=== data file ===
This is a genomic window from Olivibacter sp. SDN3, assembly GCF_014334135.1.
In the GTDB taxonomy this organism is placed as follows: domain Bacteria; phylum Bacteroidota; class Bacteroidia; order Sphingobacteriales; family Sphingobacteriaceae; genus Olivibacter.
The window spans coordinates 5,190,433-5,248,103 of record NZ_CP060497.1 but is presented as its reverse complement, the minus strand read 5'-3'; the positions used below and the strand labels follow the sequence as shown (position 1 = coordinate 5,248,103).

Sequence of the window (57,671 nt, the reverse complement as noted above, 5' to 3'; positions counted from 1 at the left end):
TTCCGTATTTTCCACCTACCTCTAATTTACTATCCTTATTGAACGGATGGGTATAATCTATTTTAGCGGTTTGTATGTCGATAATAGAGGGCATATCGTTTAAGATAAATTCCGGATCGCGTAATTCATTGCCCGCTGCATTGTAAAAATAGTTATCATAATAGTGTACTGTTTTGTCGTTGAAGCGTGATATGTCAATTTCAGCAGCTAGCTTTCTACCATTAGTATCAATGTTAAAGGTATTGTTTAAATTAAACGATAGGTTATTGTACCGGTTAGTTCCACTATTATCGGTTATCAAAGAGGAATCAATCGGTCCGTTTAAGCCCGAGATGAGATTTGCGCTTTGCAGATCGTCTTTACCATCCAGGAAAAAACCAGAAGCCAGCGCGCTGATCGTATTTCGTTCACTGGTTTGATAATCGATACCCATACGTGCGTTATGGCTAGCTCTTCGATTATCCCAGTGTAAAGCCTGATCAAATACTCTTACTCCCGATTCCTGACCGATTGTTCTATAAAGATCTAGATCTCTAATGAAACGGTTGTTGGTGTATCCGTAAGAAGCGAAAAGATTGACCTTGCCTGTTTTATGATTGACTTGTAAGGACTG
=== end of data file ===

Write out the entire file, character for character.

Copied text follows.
This is a genomic window from Olivibacter sp. SDN3, assembly GCF_014334135.1.
In the GTDB taxonomy this organism is placed as follows: domain Bacteria; phylum Bacteroidota; class Bacteroidia; order Sphingobacteriales; family Sphingobacteriaceae; genus Olivibacter.
The window spans coordinates 5,190,433-5,248,103 of record NZ_CP060497.1 but is presented as its reverse complement, the minus strand read 5'-3'; the positions used below and the strand labels follow the sequence as shown (position 1 = coordinate 5,248,103).

Sequence of the window (57,671 nt, the reverse complement as noted above, 5' to 3'; positions counted from 1 at the left end):
TTCCGTATTTTCCACCTACCTCTAATTTACTATCCTTATTGAACGGATGGGTATAATCTATTTTAGCGGTTTGTATGTCGATAATAGAGGGCATATCGTTTAAGATAAATTCCGGATCGCGTAATTCATTGCCCGCTGCATTGTAAAAATAGTTATCATAATAGTGTACTGTTTTGTCGTTGAAGCGTGATATGTCAATTTCAGCAGCTAGCTTTCTACCATTAGTATCAATGTTAAAGGTATTGTTTAAATTAAACGATAGGTTATTGTACCGGTTAGTTCCACTATTATCGGTTATCAAAGAGGAATCAATCGGTCCGTTTAAGCCCGAGATGAGATTTGCGCTTTGCAGATCGTCTTTACCATCCAGGAAAAAACCAGAAGCCAGCGCGCTGATCGTATTTCGTTCACTGGTTTGATAATCGATACCCATACGTGCGTTATGGCTAGCTCTTCGATTATCCCAGTGTAAAGCCTGATCAAATACTCTTACTCCCGATTCCTGACCGATTGTTCTATAAAGATCTAGATCTCTAATGAAACGGTTGTTGGTGTATCCGTAAGAAGCGAAAAGATTGACCTTGCCTGTTTTATGATTGACTTGTAAGGACTG